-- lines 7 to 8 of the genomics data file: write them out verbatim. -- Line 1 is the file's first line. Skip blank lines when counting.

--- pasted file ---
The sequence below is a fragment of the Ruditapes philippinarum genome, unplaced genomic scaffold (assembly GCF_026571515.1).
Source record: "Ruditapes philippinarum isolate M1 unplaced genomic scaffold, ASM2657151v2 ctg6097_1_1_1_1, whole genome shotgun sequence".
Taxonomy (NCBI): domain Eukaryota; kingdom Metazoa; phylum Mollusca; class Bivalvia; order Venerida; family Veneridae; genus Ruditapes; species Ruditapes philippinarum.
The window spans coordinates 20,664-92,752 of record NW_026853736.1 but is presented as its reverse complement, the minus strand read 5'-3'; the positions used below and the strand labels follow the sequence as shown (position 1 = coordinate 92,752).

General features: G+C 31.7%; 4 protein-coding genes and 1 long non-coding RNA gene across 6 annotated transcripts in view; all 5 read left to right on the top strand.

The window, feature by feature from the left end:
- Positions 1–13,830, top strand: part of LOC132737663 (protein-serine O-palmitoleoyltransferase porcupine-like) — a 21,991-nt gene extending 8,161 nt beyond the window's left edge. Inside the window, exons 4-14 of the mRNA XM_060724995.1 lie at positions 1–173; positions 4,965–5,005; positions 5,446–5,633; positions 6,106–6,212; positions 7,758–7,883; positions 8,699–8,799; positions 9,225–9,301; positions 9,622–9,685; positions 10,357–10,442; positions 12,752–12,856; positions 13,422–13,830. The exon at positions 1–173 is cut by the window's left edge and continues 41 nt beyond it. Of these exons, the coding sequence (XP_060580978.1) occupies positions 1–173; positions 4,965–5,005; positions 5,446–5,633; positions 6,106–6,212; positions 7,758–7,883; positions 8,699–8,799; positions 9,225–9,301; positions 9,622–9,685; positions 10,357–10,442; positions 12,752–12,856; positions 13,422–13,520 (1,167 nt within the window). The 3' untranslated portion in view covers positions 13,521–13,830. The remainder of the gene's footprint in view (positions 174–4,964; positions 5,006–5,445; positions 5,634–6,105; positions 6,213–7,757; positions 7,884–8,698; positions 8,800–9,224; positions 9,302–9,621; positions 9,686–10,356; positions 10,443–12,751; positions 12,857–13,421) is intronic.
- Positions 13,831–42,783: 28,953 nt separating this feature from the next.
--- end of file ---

- Positions 1–13,830, top strand: part of LOC132737663 (protein-serine O-palmitoleoyltransferase porcupine-like) — a 21,991-nt gene extending 8,161 nt beyond the window's left edge. Inside the window, exons 4-14 of the mRNA XM_060724995.1 lie at positions 1–173; positions 4,965–5,005; positions 5,446–5,633; positions 6,106–6,212; positions 7,758–7,883; positions 8,699–8,799; positions 9,225–9,301; positions 9,622–9,685; positions 10,357–10,442; positions 12,752–12,856; positions 13,422–13,830. The exon at positions 1–173 is cut by the window's left edge and continues 41 nt beyond it. Of these exons, the coding sequence (XP_060580978.1) occupies positions 1–173; positions 4,965–5,005; positions 5,446–5,633; positions 6,106–6,212; positions 7,758–7,883; positions 8,699–8,799; positions 9,225–9,301; positions 9,622–9,685; positions 10,357–10,442; positions 12,752–12,856; positions 13,422–13,520 (1,167 nt within the window). The 3' untranslated portion in view covers positions 13,521–13,830. The remainder of the gene's footprint in view (positions 174–4,964; positions 5,006–5,445; positions 5,634–6,105; positions 6,213–7,757; positions 7,884–8,698; positions 8,800–9,224; positions 9,302–9,621; positions 9,686–10,356; positions 10,443–12,751; positions 12,857–13,421) is intronic.
- Positions 13,831–42,783: 28,953 nt separating this feature from the next.